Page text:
China is now home to 64 billionaires – the most of any country outside the US – with 27 of them reaching the $1bn mark for the first time. Newcomers include Li Shufu, who runs Chinese car manufacturer Geely - which is on the verge of buying Volvo from Ford – and Fu Guangming who runs Fuijan Sunner Group which processes chicken for Kentucky Fried Chicken in China. Anyone catering to Chinese consumers is doing very well. The 14 self-made women on the 1,011-strong list have one interesting trend: Seven are in China.
Brazilian mining magnate Eike Batista saw a dramatic increase in his wealth over the year, up $19.5bn to $27bn, the biggest wealth gain of anyone on the list. Overall, the Forbes annual survey reflected a significant return in many billionaire’s fortunes, with the average net worth of those on the list rising from $3bn to $3.5bn, although that is perhaps not surprising as the cut-off date for the 2009 survey was February 13 2009, close to last year’s stock market lows. Aside from Messrs Slim and Gates, investment guru Warren Buffett took third place, with a fortune valued at $47bn, up $10bn from the prior year. Other notable constituents on the list include LVMH chief Bernard Arnualt, Europe’s richest man with a $27.5bn fortune. Ranked seventh, he has seen his fortune rise by $11bn in the last 12 months. Steel magnate Lakshmi Mittal saw his fortune increase $9.4bn to $28.7bn, pushing him up two spots to fifth place.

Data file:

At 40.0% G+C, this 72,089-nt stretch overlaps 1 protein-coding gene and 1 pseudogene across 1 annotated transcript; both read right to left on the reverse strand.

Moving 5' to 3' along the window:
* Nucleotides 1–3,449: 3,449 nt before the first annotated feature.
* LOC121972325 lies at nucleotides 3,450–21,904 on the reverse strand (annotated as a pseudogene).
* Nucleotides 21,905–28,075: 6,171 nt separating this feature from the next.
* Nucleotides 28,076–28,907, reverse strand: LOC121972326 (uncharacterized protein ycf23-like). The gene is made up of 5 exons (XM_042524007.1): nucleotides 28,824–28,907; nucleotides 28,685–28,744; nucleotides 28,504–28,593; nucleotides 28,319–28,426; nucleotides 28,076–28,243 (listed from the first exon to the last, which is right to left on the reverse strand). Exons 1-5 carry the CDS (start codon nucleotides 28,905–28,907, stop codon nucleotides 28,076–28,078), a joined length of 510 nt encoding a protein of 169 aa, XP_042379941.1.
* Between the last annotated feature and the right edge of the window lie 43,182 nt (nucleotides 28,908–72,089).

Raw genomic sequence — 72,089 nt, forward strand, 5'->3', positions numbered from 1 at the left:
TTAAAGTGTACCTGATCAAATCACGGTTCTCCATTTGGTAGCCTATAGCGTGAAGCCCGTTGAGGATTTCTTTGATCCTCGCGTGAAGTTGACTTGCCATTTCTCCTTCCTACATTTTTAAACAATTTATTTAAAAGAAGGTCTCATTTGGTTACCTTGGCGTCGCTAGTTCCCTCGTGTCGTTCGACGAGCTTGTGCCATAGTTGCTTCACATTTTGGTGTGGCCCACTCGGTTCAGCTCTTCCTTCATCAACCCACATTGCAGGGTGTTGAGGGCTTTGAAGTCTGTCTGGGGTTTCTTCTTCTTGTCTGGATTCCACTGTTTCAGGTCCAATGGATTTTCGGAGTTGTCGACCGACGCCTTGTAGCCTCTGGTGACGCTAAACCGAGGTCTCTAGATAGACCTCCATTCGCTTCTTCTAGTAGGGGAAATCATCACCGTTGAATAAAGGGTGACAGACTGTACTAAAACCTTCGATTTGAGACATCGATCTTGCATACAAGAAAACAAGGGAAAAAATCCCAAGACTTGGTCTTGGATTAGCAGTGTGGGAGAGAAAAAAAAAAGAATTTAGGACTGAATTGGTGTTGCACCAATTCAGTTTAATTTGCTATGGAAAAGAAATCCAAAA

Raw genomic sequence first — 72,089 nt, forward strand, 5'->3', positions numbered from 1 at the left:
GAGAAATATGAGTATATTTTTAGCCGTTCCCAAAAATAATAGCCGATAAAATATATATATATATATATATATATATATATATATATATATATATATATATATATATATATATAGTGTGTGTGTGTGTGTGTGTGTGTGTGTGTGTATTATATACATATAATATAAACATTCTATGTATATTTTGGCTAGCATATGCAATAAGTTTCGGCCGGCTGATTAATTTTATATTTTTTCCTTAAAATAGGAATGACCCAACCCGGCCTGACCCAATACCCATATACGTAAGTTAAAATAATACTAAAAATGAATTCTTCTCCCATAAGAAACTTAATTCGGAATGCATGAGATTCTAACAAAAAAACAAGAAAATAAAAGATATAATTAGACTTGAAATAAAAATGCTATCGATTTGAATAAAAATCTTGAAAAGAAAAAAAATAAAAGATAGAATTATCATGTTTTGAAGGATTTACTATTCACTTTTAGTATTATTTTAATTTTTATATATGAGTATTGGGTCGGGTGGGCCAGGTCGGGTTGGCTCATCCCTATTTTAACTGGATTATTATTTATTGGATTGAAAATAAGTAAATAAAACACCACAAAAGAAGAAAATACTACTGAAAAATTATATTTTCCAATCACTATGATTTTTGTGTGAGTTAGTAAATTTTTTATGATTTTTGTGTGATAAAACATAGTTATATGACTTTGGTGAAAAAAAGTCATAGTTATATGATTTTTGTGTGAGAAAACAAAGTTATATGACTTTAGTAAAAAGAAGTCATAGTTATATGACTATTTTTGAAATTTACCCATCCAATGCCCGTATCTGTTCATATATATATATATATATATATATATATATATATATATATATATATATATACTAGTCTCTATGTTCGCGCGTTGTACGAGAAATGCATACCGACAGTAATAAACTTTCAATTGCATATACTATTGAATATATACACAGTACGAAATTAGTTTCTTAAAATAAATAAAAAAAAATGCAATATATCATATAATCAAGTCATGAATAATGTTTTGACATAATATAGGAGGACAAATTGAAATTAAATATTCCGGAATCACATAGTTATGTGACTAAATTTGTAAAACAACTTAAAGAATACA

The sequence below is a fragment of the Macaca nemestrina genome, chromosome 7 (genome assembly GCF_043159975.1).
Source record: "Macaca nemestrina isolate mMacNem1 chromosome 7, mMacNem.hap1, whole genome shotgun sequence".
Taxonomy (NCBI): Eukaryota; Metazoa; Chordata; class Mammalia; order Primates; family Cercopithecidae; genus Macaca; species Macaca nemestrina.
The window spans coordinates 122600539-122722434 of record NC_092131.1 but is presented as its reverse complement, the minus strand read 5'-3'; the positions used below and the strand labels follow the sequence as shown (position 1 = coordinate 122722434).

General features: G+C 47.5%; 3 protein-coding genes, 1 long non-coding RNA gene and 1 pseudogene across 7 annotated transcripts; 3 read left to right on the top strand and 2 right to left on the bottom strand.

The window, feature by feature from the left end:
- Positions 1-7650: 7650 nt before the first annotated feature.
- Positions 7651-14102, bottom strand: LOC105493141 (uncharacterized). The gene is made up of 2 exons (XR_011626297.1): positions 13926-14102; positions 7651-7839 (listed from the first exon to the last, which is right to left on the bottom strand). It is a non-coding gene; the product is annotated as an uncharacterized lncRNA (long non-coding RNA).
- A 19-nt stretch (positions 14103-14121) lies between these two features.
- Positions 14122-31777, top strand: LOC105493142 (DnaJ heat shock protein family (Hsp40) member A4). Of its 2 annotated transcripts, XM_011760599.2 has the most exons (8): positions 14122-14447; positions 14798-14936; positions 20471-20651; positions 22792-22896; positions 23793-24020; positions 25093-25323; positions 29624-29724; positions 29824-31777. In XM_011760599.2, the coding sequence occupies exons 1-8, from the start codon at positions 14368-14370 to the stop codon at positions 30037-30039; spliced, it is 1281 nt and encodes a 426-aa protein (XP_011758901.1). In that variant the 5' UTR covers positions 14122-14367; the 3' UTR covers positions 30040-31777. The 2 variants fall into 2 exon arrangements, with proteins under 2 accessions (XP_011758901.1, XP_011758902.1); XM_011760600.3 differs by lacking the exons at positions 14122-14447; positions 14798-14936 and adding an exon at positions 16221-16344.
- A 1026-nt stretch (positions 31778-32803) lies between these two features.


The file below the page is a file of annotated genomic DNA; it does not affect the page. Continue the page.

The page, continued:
In terms of British billionaires, Sports Direct and Newcastle United owner Mike Ashley is now worth $1.5bn, while the Duke of Grosvenor and his family remain the wealthiest Britons, with a $12bn fortune, up $1bn in spite of the fall in the value of commercial property. One UK newcomer to the list is hedge fund manager Alan Howard – of Brevan Howard – with a net worth of $1.8bn, while David and Simon Reuben ($7.5bn), Sir Richard Branson ($4bn), and Joe Lewis ($3bn) all saw their fortunes increase in the last 12 months.Read more.
Western world standards for business, such as paying a fair, living wage to employees and paying taxes are increasingly driving good companies out of North America to offshore factories.